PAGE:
The Business of Handmade

Real Handmade vs. Fake Handmade on Etsy.com, part 1

Is Etsy’s reign as the home of handmade at an end?

Last weekend, Etsy featured a seller who buys her wares wholesale from a company overseas and resells them on Etsy. Etsy is known as the home of unique handmade items, but the items Etsy featured are also sold on Overstock.com. What does this mean for the future of Etsy… and “handmade”?

Me, Right After I Read the Etsy Blog

Me, Right After I Read the Etsy Blog

Etsy.com is known as the premier international online marketplace dedicated to selling genuine handmade art, jewelry, apparel, furniture, note cards, and other goods, as well as vintage objects and craft supplies.

But now that reputation is threatened.  And Etsy’s sellers and shoppers are expressing serious doubts about the direction of the company.

Etsy has grown exponentially from humble beginnings, and so has a serious problem.  How can Etsy shoppers distinguish real handmade from fake handmade, and real vintage from fake vintage?  Can shoppers really trust the Etsy “handmade” and “vintage” labels?

Etsy continues to be the selling platform of choice for thousands of gifted, dedicated artisans.  I have seen so many incredibly creative pieces of jewelry, furniture, art… things I never even imagined and would never have found in a nearby store or elsewhere online.  Etsy still has vintage sellers with wonderful vision for rescuing neglected items with beautiful style or cultural significance.

But increasingly, it also has “resellers.”  Resellers are unscrupulous merchants who purposely violate Etsy’s terms of use by selling mass-produced or new goods in the “handmade” and “vintage” sections of the Etsy website.  They buy their goods wholesale and represent them as their own work, or lie about the age and provenance of their items.

The “fake handmade” problem erupted publicly last weekend.  In a stupifying display of… stupidity, Etsy gave a coveted “Featured Seller” spot on its blog to a person who sells furniture she claims to make by hand with the help of a few assistants.

The problem:  the featured seller didn’t make the furniture.  It is made by a company in Indonesia, and is sold through retail outlets around the world. The featured seller is just one of several retailers in North America.  You can also buy the furniture on the popular website Overstock.com.

The company that really makes the furniture is All From Boats.  There’s nothing wrong with what they do per se – in fact, their founder sounds like a fascinating guy.  I’d love to learn more about this company.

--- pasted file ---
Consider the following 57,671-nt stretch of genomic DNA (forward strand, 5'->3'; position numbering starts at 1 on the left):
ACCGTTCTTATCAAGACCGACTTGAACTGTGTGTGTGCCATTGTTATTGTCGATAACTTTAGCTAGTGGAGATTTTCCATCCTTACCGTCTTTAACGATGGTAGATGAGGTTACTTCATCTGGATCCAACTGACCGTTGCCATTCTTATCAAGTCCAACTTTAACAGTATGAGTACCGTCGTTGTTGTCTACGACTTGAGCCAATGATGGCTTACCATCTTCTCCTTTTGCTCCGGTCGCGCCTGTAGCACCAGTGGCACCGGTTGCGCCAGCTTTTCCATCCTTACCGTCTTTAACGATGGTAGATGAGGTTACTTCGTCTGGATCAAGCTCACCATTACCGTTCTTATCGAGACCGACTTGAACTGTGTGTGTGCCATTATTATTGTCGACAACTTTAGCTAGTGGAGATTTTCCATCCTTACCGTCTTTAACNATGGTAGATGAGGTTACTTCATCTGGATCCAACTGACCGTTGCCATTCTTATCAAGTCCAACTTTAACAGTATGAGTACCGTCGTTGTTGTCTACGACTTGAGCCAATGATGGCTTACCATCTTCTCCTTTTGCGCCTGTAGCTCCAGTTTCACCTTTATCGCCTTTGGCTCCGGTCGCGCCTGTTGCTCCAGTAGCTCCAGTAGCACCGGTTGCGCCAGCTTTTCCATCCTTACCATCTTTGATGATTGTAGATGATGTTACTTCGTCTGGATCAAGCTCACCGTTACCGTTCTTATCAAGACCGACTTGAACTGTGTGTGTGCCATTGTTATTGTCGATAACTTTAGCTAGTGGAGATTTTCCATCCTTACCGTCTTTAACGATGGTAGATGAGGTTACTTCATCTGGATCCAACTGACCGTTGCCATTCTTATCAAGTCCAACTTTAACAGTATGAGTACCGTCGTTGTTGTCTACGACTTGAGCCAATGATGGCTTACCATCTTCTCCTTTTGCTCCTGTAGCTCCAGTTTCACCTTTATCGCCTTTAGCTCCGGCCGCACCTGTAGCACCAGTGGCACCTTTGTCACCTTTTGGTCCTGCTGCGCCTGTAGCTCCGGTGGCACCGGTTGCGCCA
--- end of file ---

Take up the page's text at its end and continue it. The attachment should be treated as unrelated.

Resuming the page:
The problem is that someone who falsely claimed she makes this furniture by hand was featured on Etsy, when a cursory Google search demonstrates that she does not.  Etsy presented her as a handmade artisan, and people bought the furniture thinking that what they were buying was made by her.  The furniture is real, but the story behind it – the sales pitch – was false.

The ruse was uncovered by the blog Regretsy.com. All the details showing the true nature of the Featured Seller’s business are there.

Etsy still has the Featured Seller on its blog.  You can read the post here, as well as the comments, which start off sparkly unicorns and end with someone getting gored.

To date, Etsy hasn’t issued any kind of apology or meaningful statement.

Many Etsy sellers – and shoppers – fear this silence is a tacit endorsement of reselling – so long as the reseller has goods that have the handmade “look.”  We fear Etsy’s leadership is not committed to real handmade artisans, but rather a marketing concept – a sales pitch.

[this is part 1 of a series; more on this later].

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6 thoughts on “Real Handmade vs. Fake Handmade on Etsy.com, part 1

  1. Pingback: Real Handmade vs. Fake Handmade on Etsy, part 2 « Natural Gorgeous

  2. Pingback: etsy frustrations « ebebee crafts

  3. Pingback: Going Dark: the Etsy Protest | Natural Gorgeous

  4. Pingback: Online Marketplace

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